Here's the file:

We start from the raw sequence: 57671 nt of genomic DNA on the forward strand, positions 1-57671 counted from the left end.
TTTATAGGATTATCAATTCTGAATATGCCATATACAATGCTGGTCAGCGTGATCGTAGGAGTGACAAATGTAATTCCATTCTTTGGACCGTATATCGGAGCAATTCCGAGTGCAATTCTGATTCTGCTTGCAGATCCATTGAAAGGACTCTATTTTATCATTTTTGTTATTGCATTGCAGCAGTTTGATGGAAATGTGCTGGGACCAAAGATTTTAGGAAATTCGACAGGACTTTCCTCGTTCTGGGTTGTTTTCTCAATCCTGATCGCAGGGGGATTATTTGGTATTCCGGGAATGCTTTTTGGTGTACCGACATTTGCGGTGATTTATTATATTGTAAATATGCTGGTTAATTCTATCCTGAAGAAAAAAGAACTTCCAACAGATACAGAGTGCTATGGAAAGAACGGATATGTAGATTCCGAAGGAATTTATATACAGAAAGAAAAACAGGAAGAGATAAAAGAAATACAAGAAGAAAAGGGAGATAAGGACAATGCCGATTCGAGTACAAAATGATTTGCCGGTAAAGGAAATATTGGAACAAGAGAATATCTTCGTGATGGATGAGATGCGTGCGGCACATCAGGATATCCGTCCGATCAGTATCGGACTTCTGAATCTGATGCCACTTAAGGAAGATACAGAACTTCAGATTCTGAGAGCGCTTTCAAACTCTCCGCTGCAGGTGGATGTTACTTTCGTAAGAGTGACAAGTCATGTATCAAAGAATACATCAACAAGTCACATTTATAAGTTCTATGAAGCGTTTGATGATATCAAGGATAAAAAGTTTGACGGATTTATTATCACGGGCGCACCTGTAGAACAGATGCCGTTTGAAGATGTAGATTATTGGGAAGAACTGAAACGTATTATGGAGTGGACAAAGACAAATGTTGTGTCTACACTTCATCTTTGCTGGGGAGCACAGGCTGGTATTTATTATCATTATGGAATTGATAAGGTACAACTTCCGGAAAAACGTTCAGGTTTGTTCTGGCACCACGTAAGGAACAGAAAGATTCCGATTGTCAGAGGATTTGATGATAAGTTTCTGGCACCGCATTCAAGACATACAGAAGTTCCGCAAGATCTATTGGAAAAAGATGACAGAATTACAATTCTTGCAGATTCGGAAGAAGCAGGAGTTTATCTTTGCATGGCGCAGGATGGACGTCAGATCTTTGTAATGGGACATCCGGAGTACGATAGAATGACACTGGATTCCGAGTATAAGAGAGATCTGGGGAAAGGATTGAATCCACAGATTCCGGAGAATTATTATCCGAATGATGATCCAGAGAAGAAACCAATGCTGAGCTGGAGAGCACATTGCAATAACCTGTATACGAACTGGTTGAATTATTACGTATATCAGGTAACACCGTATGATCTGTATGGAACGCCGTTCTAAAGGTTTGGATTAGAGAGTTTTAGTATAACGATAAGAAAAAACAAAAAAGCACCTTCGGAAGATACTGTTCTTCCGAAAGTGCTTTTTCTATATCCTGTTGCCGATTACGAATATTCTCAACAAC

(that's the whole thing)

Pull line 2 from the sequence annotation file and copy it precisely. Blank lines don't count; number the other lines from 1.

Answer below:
TTTATAGGATTATCAATTCTGAATATGCCATATACAATGCTGGTCAGCGTGATCGTAGGAGTGACAAATGTAATTCCATTCTTTGGACCGTATATCGGAGCAATTCCGAGTGCAATTCTGATTCTGCTTGCAGATCCATTGAAAGGACTCTATTTTATCATTTTTGTTATTGCATTGCAGCAGTTTGATGGAAATGTGCTGGGACCAAAGATTTTAGGAAATTCGACAGGACTTTCCTCGTTCTGGGTTGTTTTCTCAATCCTGATCGCAGGGGGATTATTTGGTATTCCGGGAATGCTTTTTGGTGTACCGACATTTGCGGTGATTTATTATATTGTAAATATGCTGGTTAATTCTATCCTGAAGAAAAAAGAACTTCCAACAGATACAGAGTGCTATGGAAAGAACGGATATGTAGATTCCGAAGGAATTTATATACAGAAAGAAAAACAGGAAGAGATAAAAGAAATACAAGAAGAAAAGGGAGATAAGGACAATGCCGATTCGAGTACAAAATGATTTGCCGGTAAAGGAAATATTGGAACAAGAGAATATCTTCGTGATGGATGAGATGCGTGCGGCACATCAGGATATCCGTCCGATCAGTATCGGACTTCTGAATCTGATGCCACTTAAGGAAGATACAGAACTTCAGATTCTGAGAGCGCTTTCAAACTCTCCGCTGCAGGTGGATGTTACTTTCGTAAGAGTGACAAGTCATGTATCAAAGAATACATCAACAAGTCACATTTATAAGTTCTATGAAGCGTTTGATGATATCAAGGATAAAAAGTTTGACGGATTTATTATCACGGGCGCACCTGTAGAACAGATGCCGTTTGAAGATGTAGATTATTGGGAAGAACTGAAACGTATTATGGAGTGGACAAAGACAAATGTTGTGTCTACACTTCATCTTTGCTGGGGAGCACAGGCTGGTATTTATTATCATTATGGAATTGATAAGGTACAACTTCCGGAAAAACGTTCAGGTTTGTTCTGGCACCACGTAAGGAACAGAAAGATTCCGATTGTCAGAGGATTTGATGATAAGTTTCTGGCACCGCATTCAAGACATACAGAAGTTCCGCAAGATCTATTGGAAAAAGATGACAGAATTACAATTCTTGCAGATTCGGAAGAAGCAGGAGTTTATCTTTGCATGGCGCAGGATGGACGTCAGATCTTTGTAATGGGACATCCGGAGTACGATAGAATGACACTGGATTCCGAGTATAAGAGAGATCTGGGGAAAGGATTGAATCCACAGATTCCGGAGAATTATTATCCGAATGATGATCCAGAGAAGAAACCAATGCTGAGCTGGAGAGCACATTGCAATAACCTGTATACGAACTGGTTGAATTATTACGTATATCAGGTAACACCGTATGATCTGTATGGAACGCCGTTCTAAAGGTTTGGATTAGAGAGTTTTAGTATAACGATAAGAAAAAACAAAAAAGCACCTTCGGAAGATACTGTTCTTCCGAAAGTGCTTTTTCTATATCCTGTTGCCGATTACGAATATTCTCAACAAC